Rutherford, Larizza, Stevenson win

St. Johns County voters support Republican candidates, incumbents

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As election results poured in Tuesday night, voters still didn’t know who the president would be for the next four years. But local results were all determined early on, and incumbent Republicans enjoyed large margins of victory.

In the race for U.S. representative, incumbent Republican John H. Rutherford received 61% of the votes across District 4 and easily prevailed over Democrat Donna Deegan. In St. Johns County, the margin was larger; Rutherford received 72% of the votes.

Republican R.J. Larizza was reelected as state attorney for the 7th Judicial Circuit by a large margin over challenger Don Dempsey, who ran as a nonparty candidate. Larizza, the incumbent, received 65% of the votes over the four-county circuit. In St. Johns County, he did better, receiving 70% of the votes cast here.

Cyndi Stevenson, the incumbent state representative for District 17, was reelected by a large margin over challenger Dave Rogers, a Democrat. Republican Stevenson received 97,885 votes (68%) to Rogers’ 46,665 (32%).

In the state senator District 7 race, incumbent Republican Travis J. Hutson received 62% of the votes to Heather Hunter’s 38%. Again, Hutson did better in St. Johns County with 66%.

Rob Hardwick, the Republican candidate for St. Johns County sheriff, easily won in a landslide against write-in challenger Scott C. Boutwell. Hardwick received 139,768 votes (96%) to Boutwell’s 6,457 (4%).

In the race for St. Johns County commissioner for District 1, Republican Christian Whitehurst received 110,251 votes (66%) to Democrat Joe McAnarney’s 57,910 (34%).

In District 5, incumbent Republican County Commissioner Henry Dean received 117,622 (73%) to challenger Merrill Paul Roland’s 42,816 (27%). Roland ran as a nonparty candidate.

In the race for circuit judge for the 7th Circuit, the results were much closer, with Joan Anthony receiving 57% of the votes to Dan Hilbert’s 43%. The contest was even closer in St. Johns County, with Anthony receiving 53% of the vote to Hilbert’s 47%.

Anastasia Mosquito Control District seat 1 went to Catherine Brandhorst, who received 54,869 votes (40%). Challenger Tim Burton got 49,900 votes (37%) and Jan Cardia got 31,822 votes (23%).

Gina LeBlanc won the race for Anastasia Mosquito Control District seat 3, receiving 55,683 votes (41%). Challenger Howard G. McGaffney got 46,040 votes (34%) and Felicia Proia got 34,188 votes (25%).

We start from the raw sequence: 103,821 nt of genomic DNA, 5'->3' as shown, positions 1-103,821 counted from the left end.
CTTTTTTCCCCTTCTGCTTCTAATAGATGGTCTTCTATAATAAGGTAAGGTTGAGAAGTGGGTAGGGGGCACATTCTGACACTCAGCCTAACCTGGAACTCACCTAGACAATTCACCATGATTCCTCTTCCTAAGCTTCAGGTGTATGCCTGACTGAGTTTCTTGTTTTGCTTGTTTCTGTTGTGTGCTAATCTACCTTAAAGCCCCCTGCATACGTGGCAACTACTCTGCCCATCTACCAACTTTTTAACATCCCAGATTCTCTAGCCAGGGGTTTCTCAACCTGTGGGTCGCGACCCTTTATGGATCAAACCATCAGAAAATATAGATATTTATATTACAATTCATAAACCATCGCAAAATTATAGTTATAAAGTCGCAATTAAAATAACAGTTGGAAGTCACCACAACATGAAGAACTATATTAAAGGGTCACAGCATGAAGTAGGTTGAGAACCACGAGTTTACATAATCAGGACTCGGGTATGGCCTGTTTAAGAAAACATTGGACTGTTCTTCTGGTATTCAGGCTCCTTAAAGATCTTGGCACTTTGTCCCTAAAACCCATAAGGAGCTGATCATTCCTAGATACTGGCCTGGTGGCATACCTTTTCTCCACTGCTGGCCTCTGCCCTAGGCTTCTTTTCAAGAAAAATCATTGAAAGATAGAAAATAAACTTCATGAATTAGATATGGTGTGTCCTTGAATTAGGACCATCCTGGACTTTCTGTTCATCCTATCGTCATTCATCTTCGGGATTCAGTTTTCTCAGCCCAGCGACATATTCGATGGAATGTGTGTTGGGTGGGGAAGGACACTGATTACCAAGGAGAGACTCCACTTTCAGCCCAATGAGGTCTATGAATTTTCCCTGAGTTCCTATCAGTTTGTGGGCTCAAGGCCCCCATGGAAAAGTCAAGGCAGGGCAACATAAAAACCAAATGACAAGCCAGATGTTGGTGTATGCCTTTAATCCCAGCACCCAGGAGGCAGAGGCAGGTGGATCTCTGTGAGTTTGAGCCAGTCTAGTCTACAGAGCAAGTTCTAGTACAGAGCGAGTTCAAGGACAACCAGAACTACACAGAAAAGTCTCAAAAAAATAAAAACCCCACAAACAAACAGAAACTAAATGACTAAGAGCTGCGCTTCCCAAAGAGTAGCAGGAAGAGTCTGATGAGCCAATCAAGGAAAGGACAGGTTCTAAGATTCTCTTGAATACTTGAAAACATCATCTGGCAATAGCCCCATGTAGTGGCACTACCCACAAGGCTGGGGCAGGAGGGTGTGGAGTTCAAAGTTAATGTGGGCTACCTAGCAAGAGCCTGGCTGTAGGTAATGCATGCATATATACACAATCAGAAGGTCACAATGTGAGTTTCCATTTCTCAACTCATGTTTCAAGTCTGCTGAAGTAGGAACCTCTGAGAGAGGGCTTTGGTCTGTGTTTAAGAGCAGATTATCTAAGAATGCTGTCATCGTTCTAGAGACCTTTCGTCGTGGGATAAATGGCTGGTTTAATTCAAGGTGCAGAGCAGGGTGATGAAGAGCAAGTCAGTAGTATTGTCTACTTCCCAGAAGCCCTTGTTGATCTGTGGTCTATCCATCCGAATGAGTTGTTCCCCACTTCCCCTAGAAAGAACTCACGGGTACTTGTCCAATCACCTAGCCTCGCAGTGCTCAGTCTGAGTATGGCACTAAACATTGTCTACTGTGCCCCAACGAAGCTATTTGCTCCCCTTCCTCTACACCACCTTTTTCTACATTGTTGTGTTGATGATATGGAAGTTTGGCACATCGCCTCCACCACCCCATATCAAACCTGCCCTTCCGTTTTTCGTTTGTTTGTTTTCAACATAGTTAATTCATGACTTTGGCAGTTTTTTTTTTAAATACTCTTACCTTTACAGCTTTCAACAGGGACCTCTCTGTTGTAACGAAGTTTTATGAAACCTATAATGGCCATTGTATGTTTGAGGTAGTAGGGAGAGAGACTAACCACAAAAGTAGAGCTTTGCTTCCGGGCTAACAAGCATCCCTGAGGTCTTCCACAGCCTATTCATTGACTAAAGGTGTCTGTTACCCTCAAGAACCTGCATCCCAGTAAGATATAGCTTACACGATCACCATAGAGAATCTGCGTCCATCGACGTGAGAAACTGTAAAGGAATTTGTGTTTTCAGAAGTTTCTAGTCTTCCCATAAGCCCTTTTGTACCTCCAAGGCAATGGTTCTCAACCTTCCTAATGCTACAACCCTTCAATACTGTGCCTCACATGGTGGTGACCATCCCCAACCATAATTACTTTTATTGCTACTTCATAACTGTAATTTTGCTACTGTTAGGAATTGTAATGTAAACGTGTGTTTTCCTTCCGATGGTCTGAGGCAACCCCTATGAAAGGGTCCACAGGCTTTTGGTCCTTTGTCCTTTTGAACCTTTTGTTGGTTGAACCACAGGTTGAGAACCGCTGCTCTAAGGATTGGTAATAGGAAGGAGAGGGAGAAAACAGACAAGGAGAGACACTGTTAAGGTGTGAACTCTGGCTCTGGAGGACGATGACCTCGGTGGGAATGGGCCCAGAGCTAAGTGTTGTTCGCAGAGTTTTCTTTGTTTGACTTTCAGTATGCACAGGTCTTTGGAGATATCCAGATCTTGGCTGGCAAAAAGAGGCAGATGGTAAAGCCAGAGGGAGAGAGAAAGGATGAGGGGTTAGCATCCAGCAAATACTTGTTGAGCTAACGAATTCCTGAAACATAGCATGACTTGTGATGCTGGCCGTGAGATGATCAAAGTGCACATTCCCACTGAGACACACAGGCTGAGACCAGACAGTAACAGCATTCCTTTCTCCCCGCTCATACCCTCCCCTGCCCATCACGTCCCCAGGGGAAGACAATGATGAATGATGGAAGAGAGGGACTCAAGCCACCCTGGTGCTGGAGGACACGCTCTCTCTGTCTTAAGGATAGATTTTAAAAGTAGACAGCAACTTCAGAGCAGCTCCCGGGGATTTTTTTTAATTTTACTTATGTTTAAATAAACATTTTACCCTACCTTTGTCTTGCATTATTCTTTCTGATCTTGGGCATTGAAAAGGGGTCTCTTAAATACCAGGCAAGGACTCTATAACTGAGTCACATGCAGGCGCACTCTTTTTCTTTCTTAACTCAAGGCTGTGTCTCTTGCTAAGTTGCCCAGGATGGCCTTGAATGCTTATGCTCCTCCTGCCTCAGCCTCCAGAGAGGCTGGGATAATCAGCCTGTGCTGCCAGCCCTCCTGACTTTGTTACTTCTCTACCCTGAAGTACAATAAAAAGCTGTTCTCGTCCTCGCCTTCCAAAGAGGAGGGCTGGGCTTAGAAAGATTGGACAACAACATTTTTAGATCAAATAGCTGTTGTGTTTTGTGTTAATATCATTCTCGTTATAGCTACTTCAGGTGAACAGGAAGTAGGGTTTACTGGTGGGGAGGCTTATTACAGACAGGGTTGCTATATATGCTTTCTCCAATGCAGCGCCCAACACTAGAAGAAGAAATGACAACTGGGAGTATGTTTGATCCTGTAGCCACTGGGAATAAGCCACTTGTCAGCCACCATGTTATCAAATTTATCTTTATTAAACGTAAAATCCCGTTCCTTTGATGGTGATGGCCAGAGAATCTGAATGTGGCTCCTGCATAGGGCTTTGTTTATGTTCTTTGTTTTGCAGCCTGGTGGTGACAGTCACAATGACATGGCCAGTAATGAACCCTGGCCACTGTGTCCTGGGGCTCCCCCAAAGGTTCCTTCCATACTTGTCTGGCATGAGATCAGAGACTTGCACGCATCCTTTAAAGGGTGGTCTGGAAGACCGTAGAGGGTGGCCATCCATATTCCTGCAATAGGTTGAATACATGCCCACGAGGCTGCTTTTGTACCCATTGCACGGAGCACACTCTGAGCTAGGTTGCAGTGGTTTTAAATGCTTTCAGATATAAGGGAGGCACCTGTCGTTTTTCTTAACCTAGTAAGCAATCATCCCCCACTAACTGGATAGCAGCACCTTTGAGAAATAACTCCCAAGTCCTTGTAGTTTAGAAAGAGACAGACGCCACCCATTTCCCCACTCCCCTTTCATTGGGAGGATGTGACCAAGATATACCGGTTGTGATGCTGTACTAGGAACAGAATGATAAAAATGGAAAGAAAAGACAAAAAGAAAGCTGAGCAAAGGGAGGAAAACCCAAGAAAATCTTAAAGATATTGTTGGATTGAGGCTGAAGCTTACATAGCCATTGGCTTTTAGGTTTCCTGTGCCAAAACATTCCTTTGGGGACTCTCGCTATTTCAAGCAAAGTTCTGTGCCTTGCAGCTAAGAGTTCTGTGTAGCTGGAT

Gayle Gardner was the winner in the race for Anastasia Mosquito Control District seat 5, receiving 64,269 votes (47.5%). Challenger Gary Howell got 52,160 votes (38.5%), and Ed Slavin got 18,886 votes (14%).

Robert E. Olson received 43,245 votes (33%) to win the race for St. Augustine-St. Johns County Airport Authority group 4. Samuel Nicholas Barresi got 35,500 votes (27%), Michael Henne got 32,777 votes (25%) and Austin Lee Lanteigne got 19,278 votes (15%).

In the race for St. Augustine-St. Johns County Airport Authority group 5, Reba J. Ludlow won with 62,381 votes (47%). Jerome Dion got 36,541 votes (28%), and Mark Alan Frazier got 32,500 votes (25%).

Nicole Crosby won the race for St. Johns Soil and Water Conservation District group 3, receiving 73,814 votes (54%). John “Bucky” Sykes received 62,770 votes (45%).

Charles C. Owen won the race for St. Johns Soil and Water Conservation District group 4, receiving 71,031 votes (53%). Brenda A. Stratton received 62,901 votes (47%).

AMENDMENTS

Florida voters approved Amendment 2, which will raise the minimum wage to $10 and hour in September and will increase it annually by a dollar per hour until it reaches $15. After 2026, the minimum wage will be adjusted annually for inflation. In St. Johns County, the amendment failed by 1,205 votes.

Amendment 1, approved overwhelmingly in St. Johns County, looked to be headed for passage statewide at press time. It would require citizenship to vote in Florida elections.

Amendment 3, which would open up primary elections for the legislature, governor and cabinet to all voters was approved in St. Johns County by a margin of 1,532 votes and appeared to be headed to fail statewide.

Amendment 4, which would require proposed constitutional amendments to be approved in two election cycles before passage, failed in St. Johns County by a margin of 937 votes. Statewide, it failed.

Amendment 5, which would expand the deadline to transfer “Save-Our-Homes” homestead exemptions from two years to three, was approved in St. Johns County by a wide margin. It also passed statewide.

Amendment 6, which would give a homestead property tax discount to spouses of disabled or deceased veterans, passed statewide and by a large margin in St. Johns County.

Concerning the presidential election, St. Johns County voters supported Donald Trump (63%) over Joe Biden (36%). Third-party candidates made up the difference.

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